After a long storage period, structural properties remain identical as to before. For catalytic studies, a heat treatment of around 400 °C is sufficient for gases desorption(water) to recover the same catalytic properties and with the same efficiencies.

3. Methodology

3.1. Synthesis Method

Material synthesis was performed based on the complexation method combining EDTA-citrate [32,33,34]. For materials synthesis, we used ethylenediaminetetraacetic acid (Sigma-Aldrich, St. Louis, MO, USA; 99%), ammonium hydroxide (Sigma-Aldrich, St. Louis, MO, USA; 25%), citric acid (Sigma-Aldrich, St. Louis, MO, USA; 99%), nickel nitrate hexahydrate (Sigma-Aldrich, 98%), strontium nitrate (Sigma-Aldrick, St. Louis, MO, USA; 99%), iron III nitrate nonahydrate (Sigma-Aldrich, St. Louis, MO, USA; 98%), cobalt II nitrate hexahydrate (Sigma-Aldrich, St. Louis, MO, USA; 98%) and deionized water.
The synthesis method consisted of the following: (1) an appropriate amount of acid EDTA was diluted in ammonium hydroxide at a ratio of 1 g:10 mL, and kept under agitation and heating (30–40 °C) until a limpid solution was obtained (solution 1); (2) next, the element-based solution (La, Ni and Co or Sr, Co and Fe) was added at stoichiometrically defined proportions; (3) finally, citric acid was added and the temperature was controlled at around 80 °C until gel formation. A molar ratio of acid EDTA, citric acid and total metal ions of 1:1.5:1 was added to obtain the perovskite-type ceramic material [35]. If precipitation occurred, the pH of the solution was corrected with the addition of 25% NH4OH. After gel formation, the samples were submitted to thermal treatment at 800 °C and 950 °C during 300 min, with heating rate of 10 °C/min and 2 °C/min, respectively, for LNCO and SFCO.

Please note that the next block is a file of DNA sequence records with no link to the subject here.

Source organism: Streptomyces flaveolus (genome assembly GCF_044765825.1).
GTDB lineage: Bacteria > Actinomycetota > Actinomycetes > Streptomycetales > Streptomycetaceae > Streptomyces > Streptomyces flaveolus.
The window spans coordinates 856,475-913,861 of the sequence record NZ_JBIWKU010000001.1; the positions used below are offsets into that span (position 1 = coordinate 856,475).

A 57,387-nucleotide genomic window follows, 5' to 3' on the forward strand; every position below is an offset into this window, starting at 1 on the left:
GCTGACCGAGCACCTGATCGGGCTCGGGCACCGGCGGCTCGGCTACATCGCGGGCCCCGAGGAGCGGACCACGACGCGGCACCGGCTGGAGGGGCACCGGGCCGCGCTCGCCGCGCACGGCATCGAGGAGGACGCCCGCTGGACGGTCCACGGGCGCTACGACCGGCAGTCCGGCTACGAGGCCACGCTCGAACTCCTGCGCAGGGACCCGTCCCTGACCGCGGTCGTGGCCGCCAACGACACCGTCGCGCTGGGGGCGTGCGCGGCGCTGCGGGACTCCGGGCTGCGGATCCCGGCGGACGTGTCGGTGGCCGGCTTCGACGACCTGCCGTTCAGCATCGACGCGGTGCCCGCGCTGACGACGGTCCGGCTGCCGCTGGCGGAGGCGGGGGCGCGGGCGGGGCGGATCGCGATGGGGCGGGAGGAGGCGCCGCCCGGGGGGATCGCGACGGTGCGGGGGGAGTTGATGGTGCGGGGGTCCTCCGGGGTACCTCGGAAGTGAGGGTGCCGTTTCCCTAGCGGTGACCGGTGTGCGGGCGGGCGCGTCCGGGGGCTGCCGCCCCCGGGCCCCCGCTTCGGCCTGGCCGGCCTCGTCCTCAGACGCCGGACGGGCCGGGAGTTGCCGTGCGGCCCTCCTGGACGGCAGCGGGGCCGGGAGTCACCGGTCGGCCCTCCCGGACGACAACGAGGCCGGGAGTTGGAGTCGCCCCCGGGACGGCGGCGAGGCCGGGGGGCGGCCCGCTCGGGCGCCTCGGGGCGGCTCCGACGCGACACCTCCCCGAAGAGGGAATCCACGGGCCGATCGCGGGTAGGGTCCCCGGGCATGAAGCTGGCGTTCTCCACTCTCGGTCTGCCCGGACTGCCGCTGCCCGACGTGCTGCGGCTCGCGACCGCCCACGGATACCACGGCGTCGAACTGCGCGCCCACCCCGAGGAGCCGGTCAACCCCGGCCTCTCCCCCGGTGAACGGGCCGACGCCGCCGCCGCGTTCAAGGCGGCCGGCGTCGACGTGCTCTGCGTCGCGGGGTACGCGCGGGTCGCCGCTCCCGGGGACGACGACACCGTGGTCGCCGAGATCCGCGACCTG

3.2. Characterization

The morphologies and diffraction analysis were investigated using a scanning electron microscope SEM (Philips XL 30) and transmission electron microscope TEM with a Scanning area electron diffraction SAED (FEI Tecnai G2, operating at 200 kV) to cheek the crystallinity.
To identify the expected phases of the powder, X-ray diffraction patterns were recorded on a XRD, Siemens X-ray diffractometer (Shimadzu XRD-6000) working in a θ–θ mode, with a copper X-ray source (λ(Kα1) = 1.5406 Å). XRD diffractograms were collected from 20° to 80° 2θ degrees with a step-by-step scan of 0.02 at a room temperature and then they were compared with Joint Committee on Powder Standards (JCPDS). After obtaining the diffractograms, we used Rietveld refinement to determine the crystallite size of the materials, based on the diffraction peaks of the planes and the Scherrer relation [36,37,38].
The Rietveld method is used to analyze the refinement of crystalline structures in which all the contributing factors for the intensities measured can be simultaneously refined until the difference between the experimental samples is calculated and minimized [38,39]. The DBWS TOOLS 2.16 program uses the Newton-Raphson algorithm to refine and quantify the intensities measured. Diffractogram peak adjustment is done with the profile of the modified Pseudo-Voigt function containing the mixtures of Lorentzian and Gaussian contributions.